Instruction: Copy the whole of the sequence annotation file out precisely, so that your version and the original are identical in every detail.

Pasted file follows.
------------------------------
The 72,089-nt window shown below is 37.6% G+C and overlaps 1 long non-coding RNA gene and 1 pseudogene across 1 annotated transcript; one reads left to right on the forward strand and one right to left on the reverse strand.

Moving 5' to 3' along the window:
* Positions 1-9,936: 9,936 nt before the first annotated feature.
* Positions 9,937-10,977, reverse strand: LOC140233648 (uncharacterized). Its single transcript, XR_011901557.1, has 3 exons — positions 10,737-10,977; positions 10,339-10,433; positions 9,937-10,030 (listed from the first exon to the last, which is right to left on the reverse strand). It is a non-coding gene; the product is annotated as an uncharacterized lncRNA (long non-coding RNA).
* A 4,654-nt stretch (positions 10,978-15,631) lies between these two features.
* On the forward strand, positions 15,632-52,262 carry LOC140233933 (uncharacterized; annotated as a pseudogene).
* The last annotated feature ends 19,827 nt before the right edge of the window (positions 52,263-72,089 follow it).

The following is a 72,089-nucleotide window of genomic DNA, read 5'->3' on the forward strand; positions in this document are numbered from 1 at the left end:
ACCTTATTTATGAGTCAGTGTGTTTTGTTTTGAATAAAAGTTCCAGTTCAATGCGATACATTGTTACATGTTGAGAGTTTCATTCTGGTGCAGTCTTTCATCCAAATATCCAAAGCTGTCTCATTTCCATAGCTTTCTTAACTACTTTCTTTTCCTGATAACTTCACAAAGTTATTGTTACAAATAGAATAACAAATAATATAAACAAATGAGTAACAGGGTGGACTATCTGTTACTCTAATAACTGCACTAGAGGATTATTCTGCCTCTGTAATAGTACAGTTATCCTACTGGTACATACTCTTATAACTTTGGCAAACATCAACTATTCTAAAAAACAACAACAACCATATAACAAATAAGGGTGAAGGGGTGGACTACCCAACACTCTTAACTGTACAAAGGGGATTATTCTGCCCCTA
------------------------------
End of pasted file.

The 72,089-nt window shown below is 37.6% G+C and overlaps 1 long non-coding RNA gene and 1 pseudogene across 1 annotated transcript; one reads left to right on the forward strand and one right to left on the reverse strand.

Moving 5' to 3' along the window:
* Positions 1-9,936: 9,936 nt before the first annotated feature.
* Positions 9,937-10,977, reverse strand: LOC140233648 (uncharacterized). Its single transcript, XR_011901557.1, has 3 exons — positions 10,737-10,977; positions 10,339-10,433; positions 9,937-10,030 (listed from the first exon to the last, which is right to left on the reverse strand). It is a non-coding gene; the product is annotated as an uncharacterized lncRNA (long non-coding RNA).
* A 4,654-nt stretch (positions 10,978-15,631) lies between these two features.
* On the forward strand, positions 15,632-52,262 carry LOC140233933 (uncharacterized; annotated as a pseudogene).
* The last annotated feature ends 19,827 nt before the right edge of the window (positions 52,263-72,089 follow it).

The following is a 72,089-nucleotide window of genomic DNA, read 5'->3' on the forward strand; positions in this document are numbered from 1 at the left end:
ACCTTATTTATGAGTCAGTGTGTTTTGTTTTGAATAAAAGTTCCAGTTCAATGCGATACATTGTTACATGTTGAGAGTTTCATTCTGGTGCAGTCTTTCATCCAAATATCCAAAGCTGTCTCATTTCCATAGCTTTCTTAACTACTTTCTTTTCCTGATAACTTCACAAAGTTATTGTTACAAATAGAATAACAAATAATATAAACAAATGAGTAACAGGGTGGACTATCTGTTACTCTAATAACTGCACTAGAGGATTATTCTGCCTCTGTAATAGTACAGTTATCCTACTGGTACATACTCTTATAACTTTGGCAAACATCAACTATTCTAAAAAACAACAACAACCATATAACAAATAAGGGTGAAGGGGTGGACTACCCAACACTCTTAACTGTACAAAGGGGATTATTCTGCCCCTA